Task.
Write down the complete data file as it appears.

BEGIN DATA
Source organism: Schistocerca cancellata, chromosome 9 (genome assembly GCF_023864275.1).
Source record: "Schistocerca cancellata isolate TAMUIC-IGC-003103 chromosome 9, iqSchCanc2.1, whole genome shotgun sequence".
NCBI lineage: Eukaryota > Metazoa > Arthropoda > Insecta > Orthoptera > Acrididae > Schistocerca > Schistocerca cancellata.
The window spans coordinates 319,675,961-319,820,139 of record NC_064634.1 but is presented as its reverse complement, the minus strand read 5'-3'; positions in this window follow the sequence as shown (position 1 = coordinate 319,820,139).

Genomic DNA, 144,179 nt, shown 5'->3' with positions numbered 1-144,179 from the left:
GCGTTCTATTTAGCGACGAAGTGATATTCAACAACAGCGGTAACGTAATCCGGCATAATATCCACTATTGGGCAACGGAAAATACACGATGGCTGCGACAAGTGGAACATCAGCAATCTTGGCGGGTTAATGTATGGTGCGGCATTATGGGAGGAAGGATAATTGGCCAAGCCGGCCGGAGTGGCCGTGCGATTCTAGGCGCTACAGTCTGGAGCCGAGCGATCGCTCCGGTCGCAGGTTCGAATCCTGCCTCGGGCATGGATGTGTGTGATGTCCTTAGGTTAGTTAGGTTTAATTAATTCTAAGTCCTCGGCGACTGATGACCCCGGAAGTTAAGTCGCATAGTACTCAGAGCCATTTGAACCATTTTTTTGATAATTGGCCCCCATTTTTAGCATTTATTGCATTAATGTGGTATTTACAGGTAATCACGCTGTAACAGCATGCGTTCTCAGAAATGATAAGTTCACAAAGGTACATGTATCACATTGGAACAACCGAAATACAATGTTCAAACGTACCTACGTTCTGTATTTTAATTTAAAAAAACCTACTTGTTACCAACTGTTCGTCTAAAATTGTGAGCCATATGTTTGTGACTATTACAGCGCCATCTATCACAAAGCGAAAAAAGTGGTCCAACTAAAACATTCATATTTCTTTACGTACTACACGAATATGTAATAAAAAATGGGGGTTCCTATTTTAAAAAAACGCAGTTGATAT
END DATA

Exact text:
Source organism: Schistocerca cancellata, chromosome 9 (genome assembly GCF_023864275.1).
Source record: "Schistocerca cancellata isolate TAMUIC-IGC-003103 chromosome 9, iqSchCanc2.1, whole genome shotgun sequence".
NCBI lineage: Eukaryota > Metazoa > Arthropoda > Insecta > Orthoptera > Acrididae > Schistocerca > Schistocerca cancellata.
The window spans coordinates 319,675,961-319,820,139 of record NC_064634.1 but is presented as its reverse complement, the minus strand read 5'-3'; positions in this window follow the sequence as shown (position 1 = coordinate 319,820,139).

Genomic DNA, 144,179 nt, shown 5'->3' with positions numbered 1-144,179 from the left:
GCGTTCTATTTAGCGACGAAGTGATATTCAACAACAGCGGTAACGTAATCCGGCATAATATCCACTATTGGGCAACGGAAAATACACGATGGCTGCGACAAGTGGAACATCAGCAATCTTGGCGGGTTAATGTATGGTGCGGCATTATGGGAGGAAGGATAATTGGCCAAGCCGGCCGGAGTGGCCGTGCGATTCTAGGCGCTACAGTCTGGAGCCGAGCGATCGCTCCGGTCGCAGGTTCGAATCCTGCCTCGGGCATGGATGTGTGTGATGTCCTTAGGTTAGTTAGGTTTAATTAATTCTAAGTCCTCGGCGACTGATGACCCCGGAAGTTAAGTCGCATAGTACTCAGAGCCATTTGAACCATTTTTTTGATAATTGGCCCCCATTTTTAGCATTTATTGCATTAATGTGGTATTTACAGGTAATCACGCTGTAACAGCATGCGTTCTCAGAAATGATAAGTTCACAAAGGTACATGTATCACATTGGAACAACCGAAATACAATGTTCAAACGTACCTACGTTCTGTATTTTAATTTAAAAAAACCTACTTGTTACCAACTGTTCGTCTAAAATTGTGAGCCATATGTTTGTGACTATTACAGCGCCATCTATCACAAAGCGAAAAAAGTGGTCCAACTAAAACATTCATATTTCTTTACGTACTACACGAATATGTAATAAAAAATGGGGGTTCCTATTTTAAAAAAACGCAGTTGATAT